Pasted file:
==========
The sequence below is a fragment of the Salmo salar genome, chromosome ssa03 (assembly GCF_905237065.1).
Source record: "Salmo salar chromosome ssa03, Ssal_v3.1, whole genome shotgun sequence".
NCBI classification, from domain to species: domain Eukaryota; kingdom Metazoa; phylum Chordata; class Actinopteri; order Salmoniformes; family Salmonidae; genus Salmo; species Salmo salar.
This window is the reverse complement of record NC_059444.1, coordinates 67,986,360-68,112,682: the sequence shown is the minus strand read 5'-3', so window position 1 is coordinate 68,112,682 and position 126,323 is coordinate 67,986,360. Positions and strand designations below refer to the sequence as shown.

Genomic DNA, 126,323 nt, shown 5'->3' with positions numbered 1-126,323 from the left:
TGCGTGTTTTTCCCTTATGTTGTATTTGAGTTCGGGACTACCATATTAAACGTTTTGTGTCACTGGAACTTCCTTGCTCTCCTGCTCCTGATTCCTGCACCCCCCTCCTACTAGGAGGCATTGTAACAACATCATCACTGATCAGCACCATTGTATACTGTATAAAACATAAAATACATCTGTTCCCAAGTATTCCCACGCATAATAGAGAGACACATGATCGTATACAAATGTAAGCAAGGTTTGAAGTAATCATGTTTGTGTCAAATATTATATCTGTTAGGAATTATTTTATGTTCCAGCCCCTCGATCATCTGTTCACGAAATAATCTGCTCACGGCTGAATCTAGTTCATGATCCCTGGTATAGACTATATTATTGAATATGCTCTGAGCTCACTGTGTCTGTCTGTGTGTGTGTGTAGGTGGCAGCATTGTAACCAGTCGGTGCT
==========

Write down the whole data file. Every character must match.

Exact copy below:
The sequence below is a fragment of the Salmo salar genome, chromosome ssa03 (assembly GCF_905237065.1).
Source record: "Salmo salar chromosome ssa03, Ssal_v3.1, whole genome shotgun sequence".
NCBI classification, from domain to species: domain Eukaryota; kingdom Metazoa; phylum Chordata; class Actinopteri; order Salmoniformes; family Salmonidae; genus Salmo; species Salmo salar.
This window is the reverse complement of record NC_059444.1, coordinates 67,986,360-68,112,682: the sequence shown is the minus strand read 5'-3', so window position 1 is coordinate 68,112,682 and position 126,323 is coordinate 67,986,360. Positions and strand designations below refer to the sequence as shown.

Genomic DNA, 126,323 nt, shown 5'->3' with positions numbered 1-126,323 from the left:
TGCGTGTTTTTCCCTTATGTTGTATTTGAGTTCGGGACTACCATATTAAACGTTTTGTGTCACTGGAACTTCCTTGCTCTCCTGCTCCTGATTCCTGCACCCCCCTCCTACTAGGAGGCATTGTAACAACATCATCACTGATCAGCACCATTGTATACTGTATAAAACATAAAATACATCTGTTCCCAAGTATTCCCACGCATAATAGAGAGACACATGATCGTATACAAATGTAAGCAAGGTTTGAAGTAATCATGTTTGTGTCAAATATTATATCTGTTAGGAATTATTTTATGTTCCAGCCCCTCGATCATCTGTTCACGAAATAATCTGCTCACGGCTGAATCTAGTTCATGATCCCTGGTATAGACTATATTATTGAATATGCTCTGAGCTCACTGTGTCTGTCTGTGTGTGTGTGTAGGTGGCAGCATTGTAACCAGTCGGTGCT